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China and Women's Liberation: Re-Assessing the Relationship Through Population Policies
Ross, K (2010) China and Women's Liberation: Re-Assessing the Relationship Through Population Policies. HECATE, 36 (1). pp. 117-142. ISSN 0311-4198
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After thirty years of reform, China’s economic and social spheres have been transformed beyond recognition. The new economy has created unprecedented employment opportunities for both urban and rural workers. The governmental structures which were put in place in the 1950s to foster social stability (such as the household registration system) have been adapted to better fit the new conditions.1 The government’s strategy of fostering urbanisation combined with the phenomenon of the ‘floating population’ of an estimated 200 million migrant workers has changed the composition of towns and cities and emptied villages of their working age populations.2 At the same time, the abandonment of the planned economy has resulted in a widespread lay‐off of workers from state owned enterprises. Regardless, the overall standard of living has improved for many but the demands of home ownership, consumerism, medical and education expenses have led to unparalleled financial stresses for the newly formed middle classes. Problems as diverse as divorce, prostitution, the trafficking of women and children, the spread of sexually transmitted diseases, crime, land acquisition disputes, obesity, corruption, pollution, and environmental degradation have all increased.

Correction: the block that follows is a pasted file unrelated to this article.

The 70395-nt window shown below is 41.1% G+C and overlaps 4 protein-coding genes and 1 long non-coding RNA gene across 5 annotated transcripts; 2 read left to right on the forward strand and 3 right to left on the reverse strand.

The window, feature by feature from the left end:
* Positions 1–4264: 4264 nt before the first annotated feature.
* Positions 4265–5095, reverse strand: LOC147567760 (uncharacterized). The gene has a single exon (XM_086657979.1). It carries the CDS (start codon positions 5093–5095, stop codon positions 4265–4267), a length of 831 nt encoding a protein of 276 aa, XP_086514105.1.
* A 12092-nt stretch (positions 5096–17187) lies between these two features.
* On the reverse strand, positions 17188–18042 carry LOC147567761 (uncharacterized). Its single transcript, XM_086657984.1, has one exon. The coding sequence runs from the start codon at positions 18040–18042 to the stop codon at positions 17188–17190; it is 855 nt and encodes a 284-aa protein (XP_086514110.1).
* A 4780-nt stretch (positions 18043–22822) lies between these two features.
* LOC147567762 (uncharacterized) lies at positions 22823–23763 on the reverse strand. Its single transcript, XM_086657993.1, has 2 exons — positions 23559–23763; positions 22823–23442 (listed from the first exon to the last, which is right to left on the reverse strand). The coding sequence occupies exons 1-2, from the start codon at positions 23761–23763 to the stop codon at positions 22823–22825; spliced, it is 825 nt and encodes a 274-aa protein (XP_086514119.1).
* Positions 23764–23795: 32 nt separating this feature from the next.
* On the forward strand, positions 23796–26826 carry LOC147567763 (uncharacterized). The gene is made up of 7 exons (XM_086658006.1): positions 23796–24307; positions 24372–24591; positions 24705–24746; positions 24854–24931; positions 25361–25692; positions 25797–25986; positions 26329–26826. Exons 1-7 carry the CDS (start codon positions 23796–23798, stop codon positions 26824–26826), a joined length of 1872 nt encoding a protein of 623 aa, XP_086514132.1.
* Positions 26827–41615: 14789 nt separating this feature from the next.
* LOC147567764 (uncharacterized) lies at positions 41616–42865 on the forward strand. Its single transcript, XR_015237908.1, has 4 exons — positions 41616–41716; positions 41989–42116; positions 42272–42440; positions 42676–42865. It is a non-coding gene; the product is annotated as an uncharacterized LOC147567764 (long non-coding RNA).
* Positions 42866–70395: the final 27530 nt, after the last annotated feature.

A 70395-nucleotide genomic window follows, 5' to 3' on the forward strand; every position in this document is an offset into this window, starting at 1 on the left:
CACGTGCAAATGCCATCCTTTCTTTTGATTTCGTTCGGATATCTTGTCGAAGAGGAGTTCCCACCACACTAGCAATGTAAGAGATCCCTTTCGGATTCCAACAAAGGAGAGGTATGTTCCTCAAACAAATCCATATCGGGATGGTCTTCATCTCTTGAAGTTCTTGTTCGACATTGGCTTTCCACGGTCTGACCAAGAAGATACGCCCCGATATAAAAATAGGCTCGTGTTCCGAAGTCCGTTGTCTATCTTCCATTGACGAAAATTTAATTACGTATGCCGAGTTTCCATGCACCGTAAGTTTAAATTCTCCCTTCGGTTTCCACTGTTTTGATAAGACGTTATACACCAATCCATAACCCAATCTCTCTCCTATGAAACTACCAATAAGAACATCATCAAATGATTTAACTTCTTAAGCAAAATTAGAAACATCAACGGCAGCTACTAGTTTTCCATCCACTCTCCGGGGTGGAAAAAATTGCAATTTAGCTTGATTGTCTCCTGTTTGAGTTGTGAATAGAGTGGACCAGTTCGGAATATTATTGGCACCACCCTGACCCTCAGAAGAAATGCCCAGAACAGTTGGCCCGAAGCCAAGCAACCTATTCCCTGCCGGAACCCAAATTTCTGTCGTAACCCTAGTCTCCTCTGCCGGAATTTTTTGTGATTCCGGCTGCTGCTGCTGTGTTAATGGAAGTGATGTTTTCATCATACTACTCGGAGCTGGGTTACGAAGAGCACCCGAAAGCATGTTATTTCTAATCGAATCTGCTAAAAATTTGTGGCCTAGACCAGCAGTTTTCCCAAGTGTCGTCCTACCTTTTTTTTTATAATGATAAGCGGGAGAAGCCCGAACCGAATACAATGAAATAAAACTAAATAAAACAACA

|Journal or Publication Title:||HECATE|
|Page Range:||pp. 117-142|
|Date Deposited:||20 Dec 2010 00:59|
|Last Modified:||18 Nov 2014 04:12|
|Item Statistics:||View statistics for this item|
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